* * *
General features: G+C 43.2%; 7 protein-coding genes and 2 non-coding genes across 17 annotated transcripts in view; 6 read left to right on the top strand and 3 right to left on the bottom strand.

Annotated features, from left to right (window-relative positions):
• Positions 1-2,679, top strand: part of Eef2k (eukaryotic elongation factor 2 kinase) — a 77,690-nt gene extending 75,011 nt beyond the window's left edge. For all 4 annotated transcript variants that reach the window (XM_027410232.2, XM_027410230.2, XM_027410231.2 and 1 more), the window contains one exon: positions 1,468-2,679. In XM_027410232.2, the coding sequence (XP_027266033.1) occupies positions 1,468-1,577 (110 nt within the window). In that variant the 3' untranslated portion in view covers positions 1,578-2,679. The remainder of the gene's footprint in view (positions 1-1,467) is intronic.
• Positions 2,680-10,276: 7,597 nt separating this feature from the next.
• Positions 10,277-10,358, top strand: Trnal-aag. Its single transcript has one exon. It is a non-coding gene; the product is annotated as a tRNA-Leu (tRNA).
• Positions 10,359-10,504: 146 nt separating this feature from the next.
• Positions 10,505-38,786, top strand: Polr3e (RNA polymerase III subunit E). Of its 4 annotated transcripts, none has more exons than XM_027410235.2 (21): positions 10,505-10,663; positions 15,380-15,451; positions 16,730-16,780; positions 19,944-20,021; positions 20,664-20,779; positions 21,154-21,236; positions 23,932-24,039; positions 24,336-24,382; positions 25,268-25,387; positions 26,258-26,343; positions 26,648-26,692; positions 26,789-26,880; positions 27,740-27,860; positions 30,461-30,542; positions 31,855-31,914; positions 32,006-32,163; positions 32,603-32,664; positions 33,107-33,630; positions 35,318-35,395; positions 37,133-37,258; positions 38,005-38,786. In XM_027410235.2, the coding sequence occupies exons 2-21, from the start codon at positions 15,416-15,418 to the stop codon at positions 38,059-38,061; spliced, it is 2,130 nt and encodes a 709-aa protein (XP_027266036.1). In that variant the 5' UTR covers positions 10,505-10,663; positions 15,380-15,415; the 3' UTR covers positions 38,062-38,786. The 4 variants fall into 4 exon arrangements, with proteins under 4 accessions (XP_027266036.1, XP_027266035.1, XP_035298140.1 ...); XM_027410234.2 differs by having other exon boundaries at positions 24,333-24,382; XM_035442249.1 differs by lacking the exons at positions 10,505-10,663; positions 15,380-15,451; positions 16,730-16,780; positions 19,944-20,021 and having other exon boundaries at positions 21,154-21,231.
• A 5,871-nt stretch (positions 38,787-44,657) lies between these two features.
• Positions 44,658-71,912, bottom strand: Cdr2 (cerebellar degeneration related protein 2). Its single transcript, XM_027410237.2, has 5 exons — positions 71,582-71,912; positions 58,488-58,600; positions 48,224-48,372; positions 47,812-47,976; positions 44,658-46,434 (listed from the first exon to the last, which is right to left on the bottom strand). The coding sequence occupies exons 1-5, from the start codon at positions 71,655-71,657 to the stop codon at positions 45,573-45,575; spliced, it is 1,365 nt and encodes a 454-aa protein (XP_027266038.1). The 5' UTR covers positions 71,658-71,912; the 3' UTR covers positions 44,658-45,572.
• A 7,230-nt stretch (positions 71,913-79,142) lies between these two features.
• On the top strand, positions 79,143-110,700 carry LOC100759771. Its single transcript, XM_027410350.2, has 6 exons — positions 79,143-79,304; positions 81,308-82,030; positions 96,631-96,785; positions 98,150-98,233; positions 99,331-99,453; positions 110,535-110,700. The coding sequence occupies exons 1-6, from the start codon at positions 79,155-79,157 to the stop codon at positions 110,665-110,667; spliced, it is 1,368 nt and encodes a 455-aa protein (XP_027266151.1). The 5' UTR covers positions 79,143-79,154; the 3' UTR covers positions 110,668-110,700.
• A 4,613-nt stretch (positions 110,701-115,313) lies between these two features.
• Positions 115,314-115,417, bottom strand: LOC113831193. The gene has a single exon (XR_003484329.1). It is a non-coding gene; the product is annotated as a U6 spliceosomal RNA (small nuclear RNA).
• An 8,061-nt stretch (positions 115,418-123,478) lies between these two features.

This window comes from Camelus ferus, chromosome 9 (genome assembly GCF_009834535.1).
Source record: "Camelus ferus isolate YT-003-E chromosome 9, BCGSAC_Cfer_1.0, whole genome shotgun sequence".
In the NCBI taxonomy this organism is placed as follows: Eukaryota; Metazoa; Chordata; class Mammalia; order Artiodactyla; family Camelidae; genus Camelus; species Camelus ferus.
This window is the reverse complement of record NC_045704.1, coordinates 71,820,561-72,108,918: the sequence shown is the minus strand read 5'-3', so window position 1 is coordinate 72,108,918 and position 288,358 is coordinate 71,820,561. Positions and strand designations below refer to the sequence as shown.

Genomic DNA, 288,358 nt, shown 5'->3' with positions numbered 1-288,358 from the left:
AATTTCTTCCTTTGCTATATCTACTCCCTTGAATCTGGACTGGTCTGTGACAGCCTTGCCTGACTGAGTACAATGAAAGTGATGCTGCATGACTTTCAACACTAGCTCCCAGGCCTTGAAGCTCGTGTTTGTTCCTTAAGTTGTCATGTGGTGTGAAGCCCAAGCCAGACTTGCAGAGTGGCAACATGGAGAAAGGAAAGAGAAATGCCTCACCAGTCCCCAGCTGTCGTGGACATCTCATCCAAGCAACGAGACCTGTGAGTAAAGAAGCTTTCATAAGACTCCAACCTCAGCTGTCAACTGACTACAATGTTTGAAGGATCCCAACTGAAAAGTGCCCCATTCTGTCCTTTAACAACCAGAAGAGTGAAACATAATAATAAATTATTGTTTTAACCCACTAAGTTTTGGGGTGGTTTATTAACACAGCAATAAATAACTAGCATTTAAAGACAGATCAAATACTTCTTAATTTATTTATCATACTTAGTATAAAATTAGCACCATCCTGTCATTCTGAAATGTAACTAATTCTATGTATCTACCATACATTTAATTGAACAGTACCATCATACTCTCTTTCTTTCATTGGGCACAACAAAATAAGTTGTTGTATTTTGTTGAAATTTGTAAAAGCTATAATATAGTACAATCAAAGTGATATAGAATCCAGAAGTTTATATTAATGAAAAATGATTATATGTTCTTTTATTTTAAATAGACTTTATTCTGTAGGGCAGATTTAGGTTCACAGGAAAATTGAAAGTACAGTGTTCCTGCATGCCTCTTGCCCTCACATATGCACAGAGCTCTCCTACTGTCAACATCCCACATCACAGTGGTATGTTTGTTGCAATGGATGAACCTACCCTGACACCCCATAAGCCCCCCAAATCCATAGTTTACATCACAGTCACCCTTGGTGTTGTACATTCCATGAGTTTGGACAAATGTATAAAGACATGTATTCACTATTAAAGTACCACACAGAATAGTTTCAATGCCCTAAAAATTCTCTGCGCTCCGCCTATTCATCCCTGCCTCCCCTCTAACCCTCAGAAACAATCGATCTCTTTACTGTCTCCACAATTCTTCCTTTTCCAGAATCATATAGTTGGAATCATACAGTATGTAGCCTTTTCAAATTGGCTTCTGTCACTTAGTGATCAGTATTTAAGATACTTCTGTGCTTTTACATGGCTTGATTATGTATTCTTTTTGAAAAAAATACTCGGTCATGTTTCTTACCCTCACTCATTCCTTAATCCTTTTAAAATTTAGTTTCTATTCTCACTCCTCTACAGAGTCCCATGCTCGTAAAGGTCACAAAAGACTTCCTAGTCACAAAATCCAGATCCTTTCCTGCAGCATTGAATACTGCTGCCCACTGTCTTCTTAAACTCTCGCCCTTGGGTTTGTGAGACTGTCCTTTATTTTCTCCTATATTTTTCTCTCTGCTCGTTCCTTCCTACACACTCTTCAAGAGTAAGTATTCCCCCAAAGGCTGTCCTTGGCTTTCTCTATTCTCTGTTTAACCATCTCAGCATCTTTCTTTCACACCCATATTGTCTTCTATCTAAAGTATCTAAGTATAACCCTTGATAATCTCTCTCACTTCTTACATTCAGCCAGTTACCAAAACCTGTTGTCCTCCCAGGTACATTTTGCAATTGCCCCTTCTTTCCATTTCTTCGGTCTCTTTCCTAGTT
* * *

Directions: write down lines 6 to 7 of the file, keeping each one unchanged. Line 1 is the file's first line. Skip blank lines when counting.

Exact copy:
• Positions 10,359-10,504: 146 nt separating this feature from the next.
• Positions 10,505-38,786, top strand: Polr3e (RNA polymerase III subunit E). Of its 4 annotated transcripts, none has more exons than XM_027410235.2 (21): positions 10,505-10,663; positions 15,380-15,451; positions 16,730-16,780; positions 19,944-20,021; positions 20,664-20,779; positions 21,154-21,236; positions 23,932-24,039; positions 24,336-24,382; positions 25,268-25,387; positions 26,258-26,343; positions 26,648-26,692; positions 26,789-26,880; positions 27,740-27,860; positions 30,461-30,542; positions 31,855-31,914; positions 32,006-32,163; positions 32,603-32,664; positions 33,107-33,630; positions 35,318-35,395; positions 37,133-37,258; positions 38,005-38,786. In XM_027410235.2, the coding sequence occupies exons 2-21, from the start codon at positions 15,416-15,418 to the stop codon at positions 38,059-38,061; spliced, it is 2,130 nt and encodes a 709-aa protein (XP_027266036.1). In that variant the 5' UTR covers positions 10,505-10,663; positions 15,380-15,415; the 3' UTR covers positions 38,062-38,786. The 4 variants fall into 4 exon arrangements, with proteins under 4 accessions (XP_027266036.1, XP_027266035.1, XP_035298140.1 ...); XM_027410234.2 differs by having other exon boundaries at positions 24,333-24,382; XM_035442249.1 differs by lacking the exons at positions 10,505-10,663; positions 15,380-15,451; positions 16,730-16,780; positions 19,944-20,021 and having other exon boundaries at positions 21,154-21,231.